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Transvaginal Electrical Stimulation for Myofascial Pelvic Pain

The safety and scientific validity of this study is the responsibility of the study sponsor and investigators. Listing a study does not mean it has been evaluated by the U.S. Federal Government. Know the risks and potential benefits of clinical studies and talk to your health care provider before participating. Read our disclaimer for details.
 
ClinicalTrials.gov Identifier: NCT05354869
Recruitment Status : Recruiting
First Posted : May 2, 2022
Last Update Posted : September 29, 2022
Sponsor:
Information provided by (Responsible Party):
Anne Lenore Ackerman, University of California, Los Angeles

Brief Summary:

Myofascial Pelvic Pain (MPP) is a frequently overlooked musculoskeletal cause of chronic pelvic pain affecting 10-20% of all adult women. Despite high prevalence and societal costs, few effective treatments exist and are difficult to access due to shortages of skilled personnel. Treatments for MPP using electrical stimulation to induce muscle fatigue have proven efficacy at reducing pain, improving circulation, and promoting tissue healing, but have proven difficult to implement in gynecologic practice. The aim of this three-arm randomized study is to evaluate the utility of transvaginal electrical stimulation at a fixed frequency of 200 Hz in women with symptomatic MPP in comparison to the standard, first-line treatment with education, stretching, and low-impact exercise.

Nursing staff without prior training will be taught to deliver this high-frequency transvaginal electrical stimulation (HF-TES) treatment using the device. Responses to treatment provided by a specialist physician and licensed vocational nurse will be compared. Patients with >50% pain improvement will determine the effectiveness of HF-TES. Responses to treatment provided by a specialist physician and licensed vocational nurse will also be compared. Participants will be followed for 3 months following treatment completion.


Condition or disease Intervention/treatment Phase
Myofascial Pelvic Pain Device: Urostym Behavioral: Standard care Not Applicable

Detailed Description:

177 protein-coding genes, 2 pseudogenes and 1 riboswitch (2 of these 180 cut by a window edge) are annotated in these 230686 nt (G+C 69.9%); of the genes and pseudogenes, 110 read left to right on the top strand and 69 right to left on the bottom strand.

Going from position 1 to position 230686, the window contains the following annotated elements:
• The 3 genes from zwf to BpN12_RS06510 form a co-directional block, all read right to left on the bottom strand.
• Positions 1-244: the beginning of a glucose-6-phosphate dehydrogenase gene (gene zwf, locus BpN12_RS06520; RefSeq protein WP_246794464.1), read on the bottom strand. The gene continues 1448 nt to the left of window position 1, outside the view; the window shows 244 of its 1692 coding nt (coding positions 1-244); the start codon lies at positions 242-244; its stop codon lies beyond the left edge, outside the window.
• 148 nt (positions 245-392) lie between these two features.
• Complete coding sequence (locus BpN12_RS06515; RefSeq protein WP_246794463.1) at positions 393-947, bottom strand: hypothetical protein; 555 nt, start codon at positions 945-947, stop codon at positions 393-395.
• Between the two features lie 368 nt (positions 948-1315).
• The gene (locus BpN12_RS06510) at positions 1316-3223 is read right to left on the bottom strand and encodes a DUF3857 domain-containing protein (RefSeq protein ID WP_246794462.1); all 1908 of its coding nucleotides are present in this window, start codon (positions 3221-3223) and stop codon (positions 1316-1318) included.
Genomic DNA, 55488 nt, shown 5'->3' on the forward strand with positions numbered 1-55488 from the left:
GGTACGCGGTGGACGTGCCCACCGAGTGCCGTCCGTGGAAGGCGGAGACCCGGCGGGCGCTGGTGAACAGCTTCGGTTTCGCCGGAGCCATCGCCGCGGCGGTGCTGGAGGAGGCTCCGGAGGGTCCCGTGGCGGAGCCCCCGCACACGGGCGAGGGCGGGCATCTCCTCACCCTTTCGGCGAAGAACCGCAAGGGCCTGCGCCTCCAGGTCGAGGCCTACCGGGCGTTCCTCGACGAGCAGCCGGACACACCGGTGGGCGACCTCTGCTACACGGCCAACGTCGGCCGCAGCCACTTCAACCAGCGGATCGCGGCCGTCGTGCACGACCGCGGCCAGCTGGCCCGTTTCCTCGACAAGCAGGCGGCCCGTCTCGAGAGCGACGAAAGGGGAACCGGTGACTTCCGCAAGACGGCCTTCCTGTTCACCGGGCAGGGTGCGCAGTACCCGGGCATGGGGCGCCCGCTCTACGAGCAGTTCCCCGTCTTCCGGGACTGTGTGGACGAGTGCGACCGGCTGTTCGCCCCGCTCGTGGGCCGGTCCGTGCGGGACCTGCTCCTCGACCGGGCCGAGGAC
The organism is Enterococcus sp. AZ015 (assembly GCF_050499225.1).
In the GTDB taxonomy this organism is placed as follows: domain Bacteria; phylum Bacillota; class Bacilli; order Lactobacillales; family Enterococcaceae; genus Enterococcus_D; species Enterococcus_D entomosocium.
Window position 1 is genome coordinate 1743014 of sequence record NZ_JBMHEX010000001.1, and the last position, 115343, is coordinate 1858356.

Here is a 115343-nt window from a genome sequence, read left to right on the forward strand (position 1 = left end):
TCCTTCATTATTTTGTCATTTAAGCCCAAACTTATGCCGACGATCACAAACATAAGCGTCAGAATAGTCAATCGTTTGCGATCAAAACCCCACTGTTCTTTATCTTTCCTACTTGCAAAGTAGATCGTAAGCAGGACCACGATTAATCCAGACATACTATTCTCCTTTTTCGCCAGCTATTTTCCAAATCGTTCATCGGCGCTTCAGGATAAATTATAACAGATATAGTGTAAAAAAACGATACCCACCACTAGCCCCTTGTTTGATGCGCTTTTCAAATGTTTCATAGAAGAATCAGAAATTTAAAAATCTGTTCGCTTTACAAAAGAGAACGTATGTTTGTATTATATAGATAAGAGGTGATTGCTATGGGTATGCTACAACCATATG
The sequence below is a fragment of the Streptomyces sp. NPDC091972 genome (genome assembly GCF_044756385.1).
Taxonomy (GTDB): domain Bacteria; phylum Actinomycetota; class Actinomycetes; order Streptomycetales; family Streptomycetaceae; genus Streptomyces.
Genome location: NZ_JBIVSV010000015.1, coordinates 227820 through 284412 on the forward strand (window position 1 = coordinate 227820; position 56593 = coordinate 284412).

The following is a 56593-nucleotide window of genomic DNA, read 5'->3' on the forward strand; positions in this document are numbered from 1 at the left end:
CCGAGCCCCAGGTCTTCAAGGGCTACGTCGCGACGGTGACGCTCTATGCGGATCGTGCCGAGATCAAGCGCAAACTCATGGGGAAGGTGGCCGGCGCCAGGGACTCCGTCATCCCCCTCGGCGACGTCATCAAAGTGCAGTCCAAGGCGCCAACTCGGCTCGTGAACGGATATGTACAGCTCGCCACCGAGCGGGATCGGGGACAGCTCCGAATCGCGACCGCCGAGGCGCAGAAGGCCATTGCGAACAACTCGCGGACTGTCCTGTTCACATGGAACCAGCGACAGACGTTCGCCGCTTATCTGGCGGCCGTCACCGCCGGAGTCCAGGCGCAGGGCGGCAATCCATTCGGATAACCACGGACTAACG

This will be a prospective randomized trial. Sixty subjects with suspected myofascial pelvic pain will be recruited from the University of California, Los Angeles (UCLA) Center for Women's Pelvic Health. Patients will be informed of the opportunity to participate in this study by their clinician during routine office visits after a diagnosis of interstitial cystitis or bladder pain syndrome (IC/BPS) is assigned. Interested subjects will be screened for eligibility and allowed as much time as they wish to complete informed consent. MPP subjects who meet inclusion/exclusion criteria will be approached for study inclusion and randomized 2:1 to high frequency transvaginal electrical stimulation (HF-TES) vs. usual care. Baseline demographics and clinical data, including age, body mass index (BMI), comorbidities, past surgeries, and medications, including hormones, will be captured at enrollment. History will include comprehensive characterization of the pain. Standard examination will include vaginal speculum and bimanual pelvic exam, assessment of pelvic floor myofascial pain and trigger points, pelvic organ prolapse quantification (POP-Q) and vulvovaginal Q-tip testing. Urine culture and post-void residual will rule out infection and urinary retention.

After providing informed consent, subjects will complete the female Genitourinary Pain Index (fGUPI), Colorectal Functional Outcome questionnaire (COREFO), International Consultation on Incontinence Questionnaire-female Lower Urinary Tract Symptoms (ICIQ-fLUTS), and Pelvic Floor Distress Index (PFDI-20), the Vulvar and Vaginal Assessment Scales (VuAS and VAS) and Female Sexual Functional Index (FSFI) to measure visceral pelvic symptoms. The Hospital Anxiety and Depression Scale (HADS) and Short Form 12 (SF-12) will assess symptom impact on physical and mental quality of life. As no validated measures assess myofascial pelvic pain specifically, the McGill Pain Questionnaire will provide additional pain characterization. Two 24-hour voiding and bowel diaries will be completed at baseline, capturing frequency of voids and defecation, episodes of urinary or bowel urgency or incontinence, stool type, and fluid intake levels. At 1-2 weeks and 3 months (±10 days) after completing treatment, the investigators will reacquire baseline measures (including voiding and bowel diaries) as well as the Patient Global Impression of Improvement (PGI-I), satisfaction with treatment (Likert scale: 0 = not satisfied to 10 = completely satisfied) and a binary assessment of meaningful benefit from treatment (yes/no).